|Chapter 1:||Initial Thoughts|
In addition to management practices, universities are also subject to the changing control of the knowledge production processes where the intellectual ownership of ideas is crucial (Delanty, 2001). Corporate funding influences the types of scientific projects that are undertaken while usurping the rewards—financial gain and public recognition—from scholars. In this way, science loses its autonomous element in the knowledge-production processes and is instead pressured to tailor-make research to satisfy corporate ends while reaping limited rewards (Whitley, 1984). Though the needs of industry have stimulated scientific progress, the problem is that the scientist is concerned with knowledge. The process of producing knowledge through research and investigation requires large amounts of autonomy on the part of the scholar (Popper, 1994). Hence, too much intervention and influence in this process hinders the possibilities to optimize scientific development.
Lastly, and problematically, business norms that penetrate education interrupt certain cognitive norms in education, turning education into tacit professional training. The work that education does entails a “cognitive perspective” encompassing knowledge and understanding of the “reason why” of things, as opposed to a limited social reforming aspect (Peters, 1966, p. 30). In this regard, education becomes a type of specialized training to meet the needs of one aspect of a person’s intellect or cognitive development rather than the needs of the whole person; students receiving this training could have a “limited conception” of what they are doing (p. 30). This problem illustrates a distinct difference between education and training: A trained mind can tackle particular problems that are put forth in a rigorous and competent manner, but an educated mind is able to recognize connections among and express an awareness of the different facets and dimensions of such problems in a wider perspective (p. 32). Education should aim to enhance both intellectual and pragmatic dispositions—not being overly biased in either way, but evenly balanced.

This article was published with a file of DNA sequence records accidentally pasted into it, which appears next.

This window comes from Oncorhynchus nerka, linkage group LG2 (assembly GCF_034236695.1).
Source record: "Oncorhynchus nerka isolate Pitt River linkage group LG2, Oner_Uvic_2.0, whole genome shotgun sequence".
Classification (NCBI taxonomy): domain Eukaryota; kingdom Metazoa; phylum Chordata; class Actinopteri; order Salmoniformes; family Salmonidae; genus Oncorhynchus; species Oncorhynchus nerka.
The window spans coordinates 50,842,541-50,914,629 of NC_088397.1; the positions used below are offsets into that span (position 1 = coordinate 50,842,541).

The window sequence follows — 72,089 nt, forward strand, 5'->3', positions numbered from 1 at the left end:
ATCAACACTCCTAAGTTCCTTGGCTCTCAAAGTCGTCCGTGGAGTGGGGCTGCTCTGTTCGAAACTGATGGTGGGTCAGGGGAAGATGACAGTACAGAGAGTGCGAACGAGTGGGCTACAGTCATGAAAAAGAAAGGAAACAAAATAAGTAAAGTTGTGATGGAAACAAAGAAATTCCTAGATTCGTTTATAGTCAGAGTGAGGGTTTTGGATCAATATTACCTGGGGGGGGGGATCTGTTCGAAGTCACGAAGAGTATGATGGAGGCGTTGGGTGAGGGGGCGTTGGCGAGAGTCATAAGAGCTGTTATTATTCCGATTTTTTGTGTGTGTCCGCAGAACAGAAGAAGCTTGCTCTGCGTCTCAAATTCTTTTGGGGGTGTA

Ultimately, the discourse of business and that of education are different. Business is a private endeavor whose mission is to maximize profits via the production of goods or the provision of services while sustaining